An emotional category such as “Anger” is merely a concept that we use, with the aid of language and a probabilistic assessment of past experiences, to understand a variety of experiences in the present. Just as our concepts of color guide us to see only seven colors of the rainbow despite the many frequencies within each color category, we recognize emotions only as much as our constructed concepts allow. These concepts are basically our best guesses at what is going on in any particular moment, so that we can figure out how to deal with it to stay alive and well.

Because the body is just another part of the world that the brain must explain, our emotions may be telling us as much about what is going on within us as much as what is going on around us. With our limited amount of energy resources, the brain must constantly use past experience to predict the body’s need for these resources, and to budget accordingly. When the budget is unbalanced, the state of that budget is felt, prompting the brain to search for explanations. This may then be conceptualized as an emotional experience. Misinterpreting the reason for a bad feeling can lead to mistakes. For example, judges are more likely to deny parole for hearings that occur just before lunchtime.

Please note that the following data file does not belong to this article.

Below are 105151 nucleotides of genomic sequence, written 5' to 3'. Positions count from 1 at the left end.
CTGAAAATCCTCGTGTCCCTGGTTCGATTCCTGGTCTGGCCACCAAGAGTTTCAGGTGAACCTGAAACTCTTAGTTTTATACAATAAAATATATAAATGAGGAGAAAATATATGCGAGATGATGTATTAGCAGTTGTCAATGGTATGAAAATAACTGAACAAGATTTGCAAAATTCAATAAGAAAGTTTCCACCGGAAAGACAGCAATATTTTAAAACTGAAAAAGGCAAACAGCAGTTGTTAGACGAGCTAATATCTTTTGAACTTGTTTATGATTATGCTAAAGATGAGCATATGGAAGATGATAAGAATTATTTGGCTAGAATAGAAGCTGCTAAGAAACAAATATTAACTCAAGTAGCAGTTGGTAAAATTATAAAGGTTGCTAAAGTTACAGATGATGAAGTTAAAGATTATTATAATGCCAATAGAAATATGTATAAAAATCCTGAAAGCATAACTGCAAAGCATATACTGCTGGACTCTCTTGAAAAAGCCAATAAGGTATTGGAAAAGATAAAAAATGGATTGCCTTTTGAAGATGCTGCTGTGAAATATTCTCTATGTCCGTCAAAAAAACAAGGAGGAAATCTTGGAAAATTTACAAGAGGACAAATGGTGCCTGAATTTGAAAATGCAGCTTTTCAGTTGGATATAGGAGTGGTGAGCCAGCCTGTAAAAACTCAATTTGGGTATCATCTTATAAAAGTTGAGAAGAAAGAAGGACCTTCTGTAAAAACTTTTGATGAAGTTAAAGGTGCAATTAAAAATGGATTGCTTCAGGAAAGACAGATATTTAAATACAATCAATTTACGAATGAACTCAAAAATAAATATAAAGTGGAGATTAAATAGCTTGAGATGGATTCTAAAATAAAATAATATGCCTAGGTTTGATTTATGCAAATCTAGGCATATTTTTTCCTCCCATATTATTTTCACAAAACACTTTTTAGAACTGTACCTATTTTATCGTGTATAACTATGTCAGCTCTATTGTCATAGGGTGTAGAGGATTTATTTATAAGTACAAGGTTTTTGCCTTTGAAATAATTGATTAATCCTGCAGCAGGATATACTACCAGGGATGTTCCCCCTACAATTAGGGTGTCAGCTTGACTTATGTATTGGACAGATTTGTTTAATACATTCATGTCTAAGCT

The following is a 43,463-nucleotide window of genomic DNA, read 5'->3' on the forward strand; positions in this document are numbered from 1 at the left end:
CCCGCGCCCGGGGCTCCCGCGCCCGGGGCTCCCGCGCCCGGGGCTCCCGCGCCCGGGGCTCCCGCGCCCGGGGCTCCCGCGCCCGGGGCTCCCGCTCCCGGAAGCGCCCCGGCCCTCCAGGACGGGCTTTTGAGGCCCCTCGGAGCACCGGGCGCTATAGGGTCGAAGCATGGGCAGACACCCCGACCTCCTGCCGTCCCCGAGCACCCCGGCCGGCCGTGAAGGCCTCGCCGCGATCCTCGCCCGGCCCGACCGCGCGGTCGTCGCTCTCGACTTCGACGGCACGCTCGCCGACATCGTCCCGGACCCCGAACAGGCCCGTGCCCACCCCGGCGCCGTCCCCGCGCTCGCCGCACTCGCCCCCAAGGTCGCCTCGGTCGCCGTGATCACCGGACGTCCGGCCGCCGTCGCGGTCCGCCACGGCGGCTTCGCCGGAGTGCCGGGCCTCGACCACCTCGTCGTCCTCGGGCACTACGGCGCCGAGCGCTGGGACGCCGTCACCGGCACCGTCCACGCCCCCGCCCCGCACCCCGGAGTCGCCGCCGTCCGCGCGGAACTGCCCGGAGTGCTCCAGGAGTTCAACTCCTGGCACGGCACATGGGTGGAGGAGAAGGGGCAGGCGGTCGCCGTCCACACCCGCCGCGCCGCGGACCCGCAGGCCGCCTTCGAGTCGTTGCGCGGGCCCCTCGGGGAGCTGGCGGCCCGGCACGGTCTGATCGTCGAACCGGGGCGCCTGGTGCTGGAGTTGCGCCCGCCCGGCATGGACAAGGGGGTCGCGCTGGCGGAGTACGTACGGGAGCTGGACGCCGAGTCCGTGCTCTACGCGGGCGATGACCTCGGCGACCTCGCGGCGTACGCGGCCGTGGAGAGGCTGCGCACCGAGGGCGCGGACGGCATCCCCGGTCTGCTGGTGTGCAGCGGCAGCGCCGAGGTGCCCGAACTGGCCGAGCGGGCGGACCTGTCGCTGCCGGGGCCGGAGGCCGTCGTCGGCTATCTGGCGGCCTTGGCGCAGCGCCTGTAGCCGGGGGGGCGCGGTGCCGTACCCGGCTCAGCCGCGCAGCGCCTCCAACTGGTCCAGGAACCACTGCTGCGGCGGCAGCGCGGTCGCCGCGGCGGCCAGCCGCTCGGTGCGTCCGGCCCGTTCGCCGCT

The author makes some recommendations for keeping your body budget as balanced as possible, i.e., with a solid foundation so the budget is easier to maintain and to keep you feeling generally well. The suggestions include:
  • Exercise (Consider yoga, which includes a beneficial combination of physical activity and slow-paced breathing)
  • Engage with books, movies, or other forms of storytelling (Involvement with others’ stories helps to avoid rumination)
  • Eat healthy foods
  • Get a good amount of sleep
  • Surround yourself with greenery and natural light
  • Practice giving and gratitude
With emotional well being so closely tied to success in school and in life, and with emotions so inextricably linked to our physical states, it is wise to take good care of our bodies and minds, and to tend closely to the emotions we construct.

Wednesday, January 24, 2018

Podcasts: Part Two

Our last post shared some of our favorite podcasts for elementary school students. Today, we continue our list with selections for students in middle and high school. Like our prior list, these are all free and are terrific ways to entertain while building knowledge and vocabulary. We suspect parents will enjoy them just as much as their kids!

For Middle School and Up

RadioLab – Episodes are usually just under a hour long.